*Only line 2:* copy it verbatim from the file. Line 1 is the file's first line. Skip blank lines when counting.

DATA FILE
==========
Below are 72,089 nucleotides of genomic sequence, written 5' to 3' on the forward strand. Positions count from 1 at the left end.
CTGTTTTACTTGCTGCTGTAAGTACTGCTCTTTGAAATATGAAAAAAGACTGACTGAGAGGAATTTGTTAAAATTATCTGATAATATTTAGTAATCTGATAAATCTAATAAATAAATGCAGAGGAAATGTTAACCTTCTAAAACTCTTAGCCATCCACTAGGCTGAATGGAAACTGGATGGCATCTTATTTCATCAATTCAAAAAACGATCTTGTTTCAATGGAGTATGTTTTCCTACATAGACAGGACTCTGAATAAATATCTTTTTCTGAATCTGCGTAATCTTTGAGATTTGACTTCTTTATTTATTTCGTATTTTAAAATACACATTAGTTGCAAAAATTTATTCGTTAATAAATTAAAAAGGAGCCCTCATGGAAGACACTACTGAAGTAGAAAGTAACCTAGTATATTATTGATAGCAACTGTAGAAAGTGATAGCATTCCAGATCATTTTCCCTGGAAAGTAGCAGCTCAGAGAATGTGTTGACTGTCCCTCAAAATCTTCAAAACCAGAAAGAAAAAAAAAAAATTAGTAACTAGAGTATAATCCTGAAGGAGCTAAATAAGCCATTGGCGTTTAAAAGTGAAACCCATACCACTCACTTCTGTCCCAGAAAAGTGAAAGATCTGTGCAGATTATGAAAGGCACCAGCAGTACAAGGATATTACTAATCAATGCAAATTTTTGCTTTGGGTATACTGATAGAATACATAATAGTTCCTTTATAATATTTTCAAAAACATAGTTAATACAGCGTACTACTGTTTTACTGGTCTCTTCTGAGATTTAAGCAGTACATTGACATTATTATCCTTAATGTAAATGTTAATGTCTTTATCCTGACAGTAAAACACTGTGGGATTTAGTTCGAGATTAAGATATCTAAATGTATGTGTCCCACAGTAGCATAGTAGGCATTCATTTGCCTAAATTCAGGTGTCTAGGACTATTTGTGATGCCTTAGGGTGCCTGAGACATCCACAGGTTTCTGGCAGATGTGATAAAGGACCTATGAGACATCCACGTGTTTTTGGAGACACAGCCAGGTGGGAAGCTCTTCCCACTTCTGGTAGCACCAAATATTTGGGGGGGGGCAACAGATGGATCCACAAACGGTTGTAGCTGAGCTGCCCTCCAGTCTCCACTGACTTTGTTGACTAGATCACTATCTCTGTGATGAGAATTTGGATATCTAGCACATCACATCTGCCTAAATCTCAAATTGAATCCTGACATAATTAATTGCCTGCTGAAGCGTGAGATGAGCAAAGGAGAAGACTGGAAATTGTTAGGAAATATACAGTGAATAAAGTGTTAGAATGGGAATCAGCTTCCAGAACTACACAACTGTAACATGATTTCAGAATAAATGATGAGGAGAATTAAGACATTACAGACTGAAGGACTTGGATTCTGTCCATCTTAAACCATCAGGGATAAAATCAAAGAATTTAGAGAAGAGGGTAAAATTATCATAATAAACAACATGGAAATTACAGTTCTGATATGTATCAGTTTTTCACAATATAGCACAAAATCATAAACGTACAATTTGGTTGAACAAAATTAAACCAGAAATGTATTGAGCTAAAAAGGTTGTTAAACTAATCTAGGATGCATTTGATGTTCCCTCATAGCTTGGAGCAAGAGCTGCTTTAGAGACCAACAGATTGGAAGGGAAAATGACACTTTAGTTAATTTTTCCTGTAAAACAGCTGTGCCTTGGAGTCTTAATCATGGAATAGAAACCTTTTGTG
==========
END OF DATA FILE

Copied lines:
CTGTTTTACTTGCTGCTGTAAGTACTGCTCTTTGAAATATGAAAAAAGACTGACTGAGAGGAATTTGTTAAAATTATCTGATAATATTTAGTAATCTGATAAATCTAATAAATAAATGCAGAGGAAATGTTAACCTTCTAAAACTCTTAGCCATCCACTAGGCTGAATGGAAACTGGATGGCATCTTATTTCATCAATTCAAAAAACGATCTTGTTTCAATGGAGTATGTTTTCCTACATAGACAGGACTCTGAATAAATATCTTTTTCTGAATCTGCGTAATCTTTGAGATTTGACTTCTTTATTTATTTCGTATTTTAAAATACACATTAGTTGCAAAAATTTATTCGTTAATAAATTAAAAAGGAGCCCTCATGGAAGACACTACTGAAGTAGAAAGTAACCTAGTATATTATTGATAGCAACTGTAGAAAGTGATAGCATTCCAGATCATTTTCCCTGGAAAGTAGCAGCTCAGAGAATGTGTTGACTGTCCCTCAAAATCTTCAAAACCAGAAAGAAAAAAAAAAAATTAGTAACTAGAGTATAATCCTGAAGGAGCTAAATAAGCCATTGGCGTTTAAAAGTGAAACCCATACCACTCACTTCTGTCCCAGAAAAGTGAAAGATCTGTGCAGATTATGAAAGGCACCAGCAGTACAAGGATATTACTAATCAATGCAAATTTTTGCTTTGGGTATACTGATAGAATACATAATAGTTCCTTTATAATATTTTCAAAAACATAGTTAATACAGCGTACTACTGTTTTACTGGTCTCTTCTGAGATTTAAGCAGTACATTGACATTATTATCCTTAATGTAAATGTTAATGTCTTTATCCTGACAGTAAAACACTGTGGGATTTAGTTCGAGATTAAGATATCTAAATGTATGTGTCCCACAGTAGCATAGTAGGCATTCATTTGCCTAAATTCAGGTGTCTAGGACTATTTGTGATGCCTTAGGGTGCCTGAGACATCCACAGGTTTCTGGCAGATGTGATAAAGGACCTATGAGACATCCACGTGTTTTTGGAGACACAGCCAGGTGGGAAGCTCTTCCCACTTCTGGTAGCACCAAATATTTGGGGGGGGGCAACAGATGGATCCACAAACGGTTGTAGCTGAGCTGCCCTCCAGTCTCCACTGACTTTGTTGACTAGATCACTATCTCTGTGATGAGAATTTGGATATCTAGCACATCACATCTGCCTAAATCTCAAATTGAATCCTGACATAATTAATTGCCTGCTGAAGCGTGAGATGAGCAAAGGAGAAGACTGGAAATTGTTAGGAAATATACAGTGAATAAAGTGTTAGAATGGGAATCAGCTTCCAGAACTACACAACTGTAACATGATTTCAGAATAAATGATGAGGAGAATTAAGACATTACAGACTGAAGGACTTGGATTCTGTCCATCTTAAACCATCAGGGATAAAATCAAAGAATTTAGAGAAGAGGGTAAAATTATCATAATAAACAACATGGAAATTACAGTTCTGATATGTATCAGTTTTTCACAATATAGCACAAAATCATAAACGTACAATTTGGTTGAACAAAATTAAACCAGAAATGTATTGAGCTAAAAAGGTTGTTAAACTAATCTAGGATGCATTTGATGTTCCCTCATAGCTTGGAGCAAGAGCTGCTTTAGAGACCAACAGATTGGAAGGGAAAATGACACTTTAGTTAATTTTTCCTGTAAAACAGCTGTGCCTTGGAGTCTTAATCATGGAATAGAAACCTTTTGTG